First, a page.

Neither of these groups—the emerging church nor the Emergent Church—is a monolith, true enough. I appreciate that many are sensitive to broad generalizations that may not fit them. But singling out specific people on specific offenses also has its perils. Some writers are notoriously vague and equivocal in their language. Others seem to cry “foul” regardless of accuracy if they’ve been cited in criticism.
Therefore, rather than spotlighting personalities, I’ve chosen to focus on a handful of specific ideas where the meanderings of some Emergent thinkers give me pause.
For me, four concerns form the watershed: the truth/knowledge equation, the authority of the Bible, the work of the cross, and the Great Commission.
First, does Christianity give us an accurate picture of the way the world really is, and can we know it? This is just another way of asking if the claims of classical Christianity are true in the objective, correspondence sense.
Because there is little objectivity (here to be understood as “detachment”) regarding knowledge, some seem to think knowledge of the objective world is not possible. Truth may exist in the mind of God, but it’s something we can never know with certainty. Yet the Bible clearly—and frequently—speaks of truth, knowledge, and certainty as if each were attainable in significant measure by mortal men.
The price to pay for this mistake is high. Remember, faith does not save. You are saved by the One you put your faith in, so you better invest that faith wisely. If you have an unshakable faith and your facts are wrong, then you have an unshakable delusion. And delusions don’t save.
Second, in what sense is the Bible God’s authoritative communication to us? Do we find between its covers the very words of God or merely the poetic narratives of ancient shepherds? If Scripture asserts something, can it be trusted? Does God underwrite the accuracy of the specific claims in the text? Paul says that the writings are profitable to accomplish a host of vital spiritual tasks precisely because they are the very “breath of God” itself (2 Timothy 3:16-17). Was Paul right?
Third, did Jesus actually pay for anything or purchase anything when He suffered so terribly on that cross? Did He die for us, that is, in our place? What did Isaiah mean when he penned the words, “He was pierced through for our transgressions. He was crushed for our iniquities. The chastening for our well-being fell upon Him….The Lord has caused the iniquity of us all to fall on Him” (Isaiah 53:5-6)? Is the idea that Jesus willingly died in our place a sublime expression of divine love or a crime of “cosmic child abuse”?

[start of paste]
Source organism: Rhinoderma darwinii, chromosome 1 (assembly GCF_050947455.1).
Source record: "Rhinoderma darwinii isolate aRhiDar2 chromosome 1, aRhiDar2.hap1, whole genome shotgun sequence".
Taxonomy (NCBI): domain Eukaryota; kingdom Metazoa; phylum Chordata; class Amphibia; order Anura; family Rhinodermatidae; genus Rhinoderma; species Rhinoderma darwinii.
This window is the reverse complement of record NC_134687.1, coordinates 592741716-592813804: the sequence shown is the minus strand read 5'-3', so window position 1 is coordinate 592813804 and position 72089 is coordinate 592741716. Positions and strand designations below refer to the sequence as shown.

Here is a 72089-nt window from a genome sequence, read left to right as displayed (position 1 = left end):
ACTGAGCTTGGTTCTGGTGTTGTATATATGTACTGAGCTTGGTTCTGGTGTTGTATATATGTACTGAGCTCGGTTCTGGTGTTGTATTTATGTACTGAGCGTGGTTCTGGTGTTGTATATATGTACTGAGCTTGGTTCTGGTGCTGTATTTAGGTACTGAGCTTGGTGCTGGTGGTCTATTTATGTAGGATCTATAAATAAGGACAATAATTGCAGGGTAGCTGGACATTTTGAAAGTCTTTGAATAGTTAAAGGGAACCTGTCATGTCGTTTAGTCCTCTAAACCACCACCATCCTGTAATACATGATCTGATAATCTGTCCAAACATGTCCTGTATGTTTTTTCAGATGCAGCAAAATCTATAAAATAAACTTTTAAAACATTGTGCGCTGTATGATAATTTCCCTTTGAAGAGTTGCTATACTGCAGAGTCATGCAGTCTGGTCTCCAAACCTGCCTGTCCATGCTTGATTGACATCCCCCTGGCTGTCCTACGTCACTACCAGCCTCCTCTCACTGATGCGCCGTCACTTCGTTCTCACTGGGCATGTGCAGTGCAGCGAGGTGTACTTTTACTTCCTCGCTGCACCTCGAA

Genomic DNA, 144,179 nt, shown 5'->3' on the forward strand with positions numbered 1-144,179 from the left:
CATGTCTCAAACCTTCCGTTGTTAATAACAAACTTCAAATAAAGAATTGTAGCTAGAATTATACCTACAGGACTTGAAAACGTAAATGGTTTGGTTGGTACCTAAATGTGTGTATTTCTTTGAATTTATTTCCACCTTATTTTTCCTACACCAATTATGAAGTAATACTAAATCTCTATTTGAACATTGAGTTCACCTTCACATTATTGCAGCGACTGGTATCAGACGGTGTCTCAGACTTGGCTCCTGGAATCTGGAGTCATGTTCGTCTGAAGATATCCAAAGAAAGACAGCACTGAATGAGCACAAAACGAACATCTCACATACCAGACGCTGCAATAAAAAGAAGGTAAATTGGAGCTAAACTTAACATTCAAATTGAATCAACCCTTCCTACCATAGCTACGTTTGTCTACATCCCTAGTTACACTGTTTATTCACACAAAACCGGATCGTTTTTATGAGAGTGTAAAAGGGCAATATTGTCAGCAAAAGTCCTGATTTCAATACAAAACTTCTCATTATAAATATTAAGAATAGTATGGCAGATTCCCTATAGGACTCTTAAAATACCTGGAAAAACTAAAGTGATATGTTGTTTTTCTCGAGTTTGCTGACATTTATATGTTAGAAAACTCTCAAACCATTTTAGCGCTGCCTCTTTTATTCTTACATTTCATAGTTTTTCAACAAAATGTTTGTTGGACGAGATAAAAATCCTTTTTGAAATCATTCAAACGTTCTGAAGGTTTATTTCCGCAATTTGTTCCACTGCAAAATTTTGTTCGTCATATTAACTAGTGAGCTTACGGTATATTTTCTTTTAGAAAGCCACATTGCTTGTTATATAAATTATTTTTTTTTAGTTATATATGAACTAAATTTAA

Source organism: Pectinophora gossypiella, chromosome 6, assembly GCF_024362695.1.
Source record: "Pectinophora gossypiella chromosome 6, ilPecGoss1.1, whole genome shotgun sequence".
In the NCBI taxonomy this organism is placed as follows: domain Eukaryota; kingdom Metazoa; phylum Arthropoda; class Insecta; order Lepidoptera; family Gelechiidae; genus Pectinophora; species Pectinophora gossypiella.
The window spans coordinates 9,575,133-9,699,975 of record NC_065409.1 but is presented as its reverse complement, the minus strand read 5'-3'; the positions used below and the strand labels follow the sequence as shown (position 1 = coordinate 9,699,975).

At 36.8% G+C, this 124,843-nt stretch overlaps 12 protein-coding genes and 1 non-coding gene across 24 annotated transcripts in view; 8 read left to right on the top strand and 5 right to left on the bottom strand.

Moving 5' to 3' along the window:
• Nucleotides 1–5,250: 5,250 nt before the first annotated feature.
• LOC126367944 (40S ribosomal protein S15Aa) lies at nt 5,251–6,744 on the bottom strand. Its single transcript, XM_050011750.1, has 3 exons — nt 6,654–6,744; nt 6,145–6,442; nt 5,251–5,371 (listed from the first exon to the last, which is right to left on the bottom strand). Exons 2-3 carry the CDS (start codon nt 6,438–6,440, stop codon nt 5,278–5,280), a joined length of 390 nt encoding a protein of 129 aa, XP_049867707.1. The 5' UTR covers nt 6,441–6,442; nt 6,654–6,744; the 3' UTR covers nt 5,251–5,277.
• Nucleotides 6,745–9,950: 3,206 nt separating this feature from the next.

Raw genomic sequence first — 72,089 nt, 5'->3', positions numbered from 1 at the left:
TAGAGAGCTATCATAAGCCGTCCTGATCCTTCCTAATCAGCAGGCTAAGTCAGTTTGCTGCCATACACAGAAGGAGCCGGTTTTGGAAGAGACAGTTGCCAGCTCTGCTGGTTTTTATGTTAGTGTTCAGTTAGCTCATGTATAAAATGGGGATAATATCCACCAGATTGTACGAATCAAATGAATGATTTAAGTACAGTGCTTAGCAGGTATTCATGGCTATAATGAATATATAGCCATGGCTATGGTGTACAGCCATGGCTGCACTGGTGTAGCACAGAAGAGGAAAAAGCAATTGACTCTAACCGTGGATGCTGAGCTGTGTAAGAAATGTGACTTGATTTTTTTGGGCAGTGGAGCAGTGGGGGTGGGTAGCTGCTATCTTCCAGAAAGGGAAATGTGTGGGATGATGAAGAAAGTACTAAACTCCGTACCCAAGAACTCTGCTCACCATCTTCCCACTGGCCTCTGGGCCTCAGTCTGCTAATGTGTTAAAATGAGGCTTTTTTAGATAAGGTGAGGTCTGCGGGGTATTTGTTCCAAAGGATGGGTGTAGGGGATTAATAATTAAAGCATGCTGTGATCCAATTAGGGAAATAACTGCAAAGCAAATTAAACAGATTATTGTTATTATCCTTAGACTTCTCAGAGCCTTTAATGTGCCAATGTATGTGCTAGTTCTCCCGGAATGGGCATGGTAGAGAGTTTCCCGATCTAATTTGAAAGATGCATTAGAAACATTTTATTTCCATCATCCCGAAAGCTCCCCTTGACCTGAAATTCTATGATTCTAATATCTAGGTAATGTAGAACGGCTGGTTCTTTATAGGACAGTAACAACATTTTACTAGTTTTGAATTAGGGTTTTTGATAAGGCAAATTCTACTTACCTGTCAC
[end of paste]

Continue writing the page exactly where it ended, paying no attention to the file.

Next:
Finally, is Jesus a singular Savior or just a first among equals? Was Jesus’ answer to the problem of sin truly the “narrow gate” (Matthew 7:13-14), or is the way to life a broad one that many eventually find? Does the Great Commission start with a message of sin or of social justice? Is it primarily about discipleship or about redistribution of wealth?
According to Tony Campolo, a sympathetic voice regarding Emergents, “These [Emergent] church members…tend to reject the exclusivistic claims that many evangelicals make about salvation. They are not about to damn the likes of Gandhi or the Dali Lama to Hell simply because they have not embraced Christianity.”
By contrast, when the Apostle Peter explained to the gentile Cornelius his own commission by Jesus, here’s what he said:
And He ordered us to preach to the people, and solemnly to testify that this is the One who has been appointed by God as Judge of the living and the dead. Of Him all the prophets bear witness that through His name everyone who believes in Him receives forgiveness of sins. (Acts 10:42-43)
Each of these questions needs an answer, and I have been troubled with much that I’ve heard from Emergent leaders in response. Postmodernism has its dogmas of denial on each of these issues. When these denials are embraced by any Christian, they are like atomic acid, burning right through the foundation of the faith.
At the end of the day, the views that give me pause seem to be indistinguishable, in the main, from theological liberalism. Granted, they do differ in intellectual motivation. Liberal views are driven by a modernist animus, while these Emergent views by postmodern sentiments, but ideologically they both seem to end up in the same bed.
Scott Pruett’s comment on STR’s blog captures perfectly the emerging tale of two distinct emerging churches:
It seems to me that the Emergent movement is poised to split into at least two directions. One headed toward an amalgamation of theological liberalism and postmodernism. The other being a more raw, unpretentious, and informal expression of orthodox Christianity. Of course, the later is to be preferred, and so long as it is not condescending toward those who continue to appreciate (though not elevate) their liturgies and traditions, it may ultimately be a fresh wind in the body of Christ.
Reaching the Emerging Culture: A Strategy
My own Christian journey has been deeply influenced by the late Francis Schaeffer. Though he addressed the failings of a modern world, he was very prescient in anticipating the needs of the postmodern one. Nearly 50 years ago he wrote, “Before a man is ready to become a Christian, he must have a proper understanding of truth, whether he has fully analyzed his concept of truth or not.”[iii]